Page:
Yet as with any powerful new tool, there are dangerous pitfalls. If Edward Snowden proved one thing it is that information is no longer sacred and privacy is a thing of the past. In such an age, the constant diffusion of information can become just as dangerous as it is empowering. In January a story ran in the New York Times which revealed that protesters and journalists in Kiev received an ominous text message on their phones: "Dear subscriber, you are registered as a participant in a mass disturbance." The text message was most likely sent by the Ukrainian government using what's known as an "I.M.S.I. catcher," which connects to mobile devices and reveals their locations, serial numbers and messages. Likewise in Venezuela, "Twitter reported that the government was blocking some of the images being tweeted by its users."

The message therefore is clear. While undoubtedly Twitter and Facebook are powerful tools to unite protest movements, in an age where not even German Chancellor Angela Merkel can have a private conversation, social media can be just as dangerous as it is empowering. China is a particularly significant example: the country boasts the most active social media population in the world, yet none of the major Western social media platforms are available in the country. The censorship surrounding the Tiananmen Square anniversary last year is proof enough of the government's far reaching control. Tweeting the location of a protest, Facebook messaging an activist or Instagramming a protest can just as likely get you arrested or killed as it can destabilize a regime.

Protests or Platitudes?

Finally, there is the impact that social media has on the politics of developed countries where users are among the most active yet where governments are often the most stable. In privileged America, there is a certain degree of political apathy that social media promotes. Examining your news feed is far more likely to lead to watching Beyoncé at the Brits or laughing at the latest Grumpy Cat Memes. Perhaps I need more politically minded friends, but increasingly my 'news' feed is polluted with quizzes and games rather than any kind of political or social engagement. And perhaps this is what Facebook is for: it is, after all, social not political media. Yet I cannot help but feel a degree of escapism promoted by these platforms. The culture of celebrity and entertainment reigns supreme and, perhaps were we to spend a little more time on Al Jazeera and a little less time on Upworthy, we might be able to more critically examine our own governments.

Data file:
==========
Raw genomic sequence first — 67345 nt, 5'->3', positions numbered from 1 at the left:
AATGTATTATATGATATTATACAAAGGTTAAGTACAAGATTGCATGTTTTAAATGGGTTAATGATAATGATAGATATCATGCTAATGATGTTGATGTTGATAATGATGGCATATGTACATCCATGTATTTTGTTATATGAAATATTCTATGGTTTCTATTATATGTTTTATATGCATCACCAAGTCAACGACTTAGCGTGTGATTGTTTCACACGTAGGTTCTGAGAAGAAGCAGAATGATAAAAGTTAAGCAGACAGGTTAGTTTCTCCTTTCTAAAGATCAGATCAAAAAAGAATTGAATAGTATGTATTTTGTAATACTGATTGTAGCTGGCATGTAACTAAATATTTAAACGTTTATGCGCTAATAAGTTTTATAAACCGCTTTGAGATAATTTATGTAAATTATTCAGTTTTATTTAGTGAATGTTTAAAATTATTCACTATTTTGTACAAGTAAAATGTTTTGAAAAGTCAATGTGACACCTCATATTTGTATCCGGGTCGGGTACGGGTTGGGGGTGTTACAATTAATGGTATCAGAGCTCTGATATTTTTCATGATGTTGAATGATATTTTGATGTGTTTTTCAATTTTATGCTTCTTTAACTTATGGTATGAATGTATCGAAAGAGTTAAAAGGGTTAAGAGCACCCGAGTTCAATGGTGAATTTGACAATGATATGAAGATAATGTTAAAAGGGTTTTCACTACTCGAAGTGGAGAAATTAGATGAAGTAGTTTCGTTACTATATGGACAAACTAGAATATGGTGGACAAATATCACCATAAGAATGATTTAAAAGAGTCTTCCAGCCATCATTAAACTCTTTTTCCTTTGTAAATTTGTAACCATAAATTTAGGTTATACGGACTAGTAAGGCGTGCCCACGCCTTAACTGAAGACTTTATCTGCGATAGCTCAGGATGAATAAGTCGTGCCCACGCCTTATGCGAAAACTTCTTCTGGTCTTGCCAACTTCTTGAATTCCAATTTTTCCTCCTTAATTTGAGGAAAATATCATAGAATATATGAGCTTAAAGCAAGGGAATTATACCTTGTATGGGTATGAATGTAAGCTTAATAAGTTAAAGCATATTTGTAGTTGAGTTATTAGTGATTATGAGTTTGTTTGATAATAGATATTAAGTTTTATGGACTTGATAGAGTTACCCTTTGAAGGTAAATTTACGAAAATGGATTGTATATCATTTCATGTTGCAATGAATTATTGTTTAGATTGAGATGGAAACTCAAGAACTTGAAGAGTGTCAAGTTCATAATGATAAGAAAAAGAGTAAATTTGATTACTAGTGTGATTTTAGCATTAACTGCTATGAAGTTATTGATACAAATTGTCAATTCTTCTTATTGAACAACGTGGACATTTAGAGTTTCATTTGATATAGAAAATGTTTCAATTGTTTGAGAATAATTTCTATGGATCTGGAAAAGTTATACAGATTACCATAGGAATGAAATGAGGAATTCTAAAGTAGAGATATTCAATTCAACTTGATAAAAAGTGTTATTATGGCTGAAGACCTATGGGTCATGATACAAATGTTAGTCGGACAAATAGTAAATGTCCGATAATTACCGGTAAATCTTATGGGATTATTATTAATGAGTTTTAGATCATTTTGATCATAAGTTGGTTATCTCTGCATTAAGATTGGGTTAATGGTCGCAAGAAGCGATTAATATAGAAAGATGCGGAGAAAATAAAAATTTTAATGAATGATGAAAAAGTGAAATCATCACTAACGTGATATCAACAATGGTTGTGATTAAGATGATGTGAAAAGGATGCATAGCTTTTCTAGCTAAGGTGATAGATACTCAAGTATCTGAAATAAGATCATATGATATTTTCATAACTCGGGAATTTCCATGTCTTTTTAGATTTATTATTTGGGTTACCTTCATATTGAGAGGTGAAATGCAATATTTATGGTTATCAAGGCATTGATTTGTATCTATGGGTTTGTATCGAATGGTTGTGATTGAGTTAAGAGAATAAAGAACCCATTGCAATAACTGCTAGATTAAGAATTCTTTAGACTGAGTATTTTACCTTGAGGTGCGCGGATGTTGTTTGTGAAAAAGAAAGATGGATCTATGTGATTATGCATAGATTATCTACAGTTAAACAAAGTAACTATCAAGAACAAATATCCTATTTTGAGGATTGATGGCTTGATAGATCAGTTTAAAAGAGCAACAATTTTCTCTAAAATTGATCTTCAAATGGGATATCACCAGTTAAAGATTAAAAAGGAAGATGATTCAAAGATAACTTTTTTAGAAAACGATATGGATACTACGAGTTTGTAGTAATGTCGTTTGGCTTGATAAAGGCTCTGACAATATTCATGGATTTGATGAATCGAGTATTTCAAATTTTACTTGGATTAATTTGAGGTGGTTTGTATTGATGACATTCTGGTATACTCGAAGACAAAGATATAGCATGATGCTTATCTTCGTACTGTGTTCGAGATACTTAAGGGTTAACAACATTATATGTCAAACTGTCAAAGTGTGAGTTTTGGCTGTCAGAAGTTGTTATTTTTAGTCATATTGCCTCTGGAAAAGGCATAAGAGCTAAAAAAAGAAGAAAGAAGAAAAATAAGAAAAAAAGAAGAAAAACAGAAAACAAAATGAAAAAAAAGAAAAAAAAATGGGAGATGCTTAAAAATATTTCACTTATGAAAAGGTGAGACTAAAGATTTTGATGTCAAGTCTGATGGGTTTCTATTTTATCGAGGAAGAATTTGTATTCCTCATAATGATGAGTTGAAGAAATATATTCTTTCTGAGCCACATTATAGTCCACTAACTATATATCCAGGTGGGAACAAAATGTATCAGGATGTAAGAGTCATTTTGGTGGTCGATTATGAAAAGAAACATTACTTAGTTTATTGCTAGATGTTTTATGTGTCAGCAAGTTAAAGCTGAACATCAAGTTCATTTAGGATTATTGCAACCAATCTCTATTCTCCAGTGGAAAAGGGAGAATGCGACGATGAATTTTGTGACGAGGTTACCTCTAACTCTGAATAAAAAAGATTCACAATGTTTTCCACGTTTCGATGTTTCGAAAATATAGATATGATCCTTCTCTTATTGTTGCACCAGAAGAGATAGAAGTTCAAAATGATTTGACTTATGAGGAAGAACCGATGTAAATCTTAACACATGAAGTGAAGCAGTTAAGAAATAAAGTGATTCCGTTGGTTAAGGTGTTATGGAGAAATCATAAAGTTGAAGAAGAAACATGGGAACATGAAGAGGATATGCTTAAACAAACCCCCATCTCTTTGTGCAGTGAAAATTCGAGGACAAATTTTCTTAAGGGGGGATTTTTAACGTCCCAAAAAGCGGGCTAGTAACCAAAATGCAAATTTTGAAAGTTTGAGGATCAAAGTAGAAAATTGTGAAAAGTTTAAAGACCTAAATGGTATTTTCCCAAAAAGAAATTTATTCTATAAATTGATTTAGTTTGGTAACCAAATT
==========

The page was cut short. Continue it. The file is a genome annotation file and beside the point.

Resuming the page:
There is an argument to be made that social media can more easily spread political messages and stories of social unrest from around the world. Yet more and more these seem to be fragmented and diffused, as is the nature of this beast. News stories are broken down into Top 10 Lists, social movements are watered down into 3 minute Youtube clips and revolutions are played out in memes. Indeed, Madonna's new 'Love Revolution' campaign seems to suggest that even the very idea of revolution is at the mercy of popular cultural absorption.

As Malcolm Gladwell wrote in the New Yorker: "the civil-rights movement was high-risk activism." By contrast, the weak-ties promoted by social media leads to "the kind of commitment that will bring only social acknowledgment and praise." Signing a protest on or sharing a video from Kiev makes you feel like you've done your part. I am certainly guilty of this. Yet ultimately such actions achieve little. Hiding behind our Facebook walls isn't going to change the world anytime soon. Real action requires physical movement and high-risk commitment. So while undoubtedly social media is the tool for the new revolution, like any powerful regime, it must be continually questioned and keenly observed.